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Society & Culture

When Women Warriors Dare Not Speak

Dec 18 , 2019

Mulan.jpg

An upcoming film about a filial daughter who fights against the odds to make it in a man’s world is now fighting against the odds not to be the victim of a massive boycott, because the star had the temerity to express her point of view. An unpopular point of view, perhaps, at least in Hong Kong, where calls for a boycott of Mulan ring the loudest, and conversely, a view that immediately gained some two million “likes” on the Chinese mainland, where only half the story of the Hong Kong protests is being told. 

The box office stakes are high on both sides of the Hong Kong-mainland divide, and Disney, which has big hopes for Mulan the Asia market, will have to artfully thread the narrow needle eye of public opinion as it prepares for the release of the live action film in March. Now that publicity for the film has been unwittingly hitched to partisan politics, it will take masterful balance to maintain support on both sides of the Shenzhen River that divides the former British colony from the Chinese mainland.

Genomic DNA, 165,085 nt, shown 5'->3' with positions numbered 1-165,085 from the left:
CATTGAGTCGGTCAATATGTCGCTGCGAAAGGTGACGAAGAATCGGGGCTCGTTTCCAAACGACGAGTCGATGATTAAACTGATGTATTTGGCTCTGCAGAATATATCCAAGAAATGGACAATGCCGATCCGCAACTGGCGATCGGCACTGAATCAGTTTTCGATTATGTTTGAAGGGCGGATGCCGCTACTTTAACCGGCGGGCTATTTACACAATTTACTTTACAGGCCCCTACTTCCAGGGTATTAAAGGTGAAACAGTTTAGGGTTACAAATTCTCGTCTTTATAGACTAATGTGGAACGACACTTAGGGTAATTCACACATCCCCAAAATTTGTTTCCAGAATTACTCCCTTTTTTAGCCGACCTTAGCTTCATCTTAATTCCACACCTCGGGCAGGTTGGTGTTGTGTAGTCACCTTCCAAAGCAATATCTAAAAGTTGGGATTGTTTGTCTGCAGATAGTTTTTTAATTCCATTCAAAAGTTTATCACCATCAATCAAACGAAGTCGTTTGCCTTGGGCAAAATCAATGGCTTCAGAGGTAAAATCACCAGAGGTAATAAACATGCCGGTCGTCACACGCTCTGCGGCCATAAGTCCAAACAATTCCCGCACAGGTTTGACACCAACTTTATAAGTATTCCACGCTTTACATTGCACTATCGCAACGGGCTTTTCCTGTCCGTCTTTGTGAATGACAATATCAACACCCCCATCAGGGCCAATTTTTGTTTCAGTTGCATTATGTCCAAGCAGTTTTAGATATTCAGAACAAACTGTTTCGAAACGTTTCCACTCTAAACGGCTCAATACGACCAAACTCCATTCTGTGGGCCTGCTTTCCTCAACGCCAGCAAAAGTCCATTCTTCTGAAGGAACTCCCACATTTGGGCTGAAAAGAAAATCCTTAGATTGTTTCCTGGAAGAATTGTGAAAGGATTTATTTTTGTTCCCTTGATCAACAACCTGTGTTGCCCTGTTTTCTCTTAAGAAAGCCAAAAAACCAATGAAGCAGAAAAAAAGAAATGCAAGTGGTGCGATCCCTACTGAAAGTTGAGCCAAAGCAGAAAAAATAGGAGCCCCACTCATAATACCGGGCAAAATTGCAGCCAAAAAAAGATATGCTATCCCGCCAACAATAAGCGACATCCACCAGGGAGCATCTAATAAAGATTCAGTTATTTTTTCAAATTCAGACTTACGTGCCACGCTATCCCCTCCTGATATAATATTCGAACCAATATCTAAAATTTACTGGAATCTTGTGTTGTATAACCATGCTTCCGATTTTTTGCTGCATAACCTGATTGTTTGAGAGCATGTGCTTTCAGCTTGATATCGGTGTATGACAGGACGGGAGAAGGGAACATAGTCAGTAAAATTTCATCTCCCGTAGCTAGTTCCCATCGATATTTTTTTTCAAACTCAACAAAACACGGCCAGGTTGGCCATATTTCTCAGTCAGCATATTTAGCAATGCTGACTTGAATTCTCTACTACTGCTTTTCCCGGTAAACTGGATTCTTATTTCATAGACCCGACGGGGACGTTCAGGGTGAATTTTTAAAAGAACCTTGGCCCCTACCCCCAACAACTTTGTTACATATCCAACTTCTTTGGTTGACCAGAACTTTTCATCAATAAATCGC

It started when Mulan star and lead actor, Liu Yifei, made a flippant pro-police comment on a social post last summer. The reaction on social networks was fast and unforgiving; the entire film, representing years of work and millions of dollars investment was suddenly stigmatized by a single remark and seriously put at risk of bombing out in Hong Kong, a geographically small but economically and culturally significant film market.   

The controversy arose at a time when Hong Kong airport was besieged with angry protesters. A reporter named Fu Guohao, in Hong Kong at the behest of the state-run Global Times was forced to undergo a humiliating interrogation and taunting by anti-China protesters at the airport. Despite being ganged-up upon, and totally out-numbered by a youthful, quick-fisted mob who suspected him of affiliation with the Hong Kong police, the beleaguered mainlander cried out, “I support the Hong Kong police. You can beat me up now.”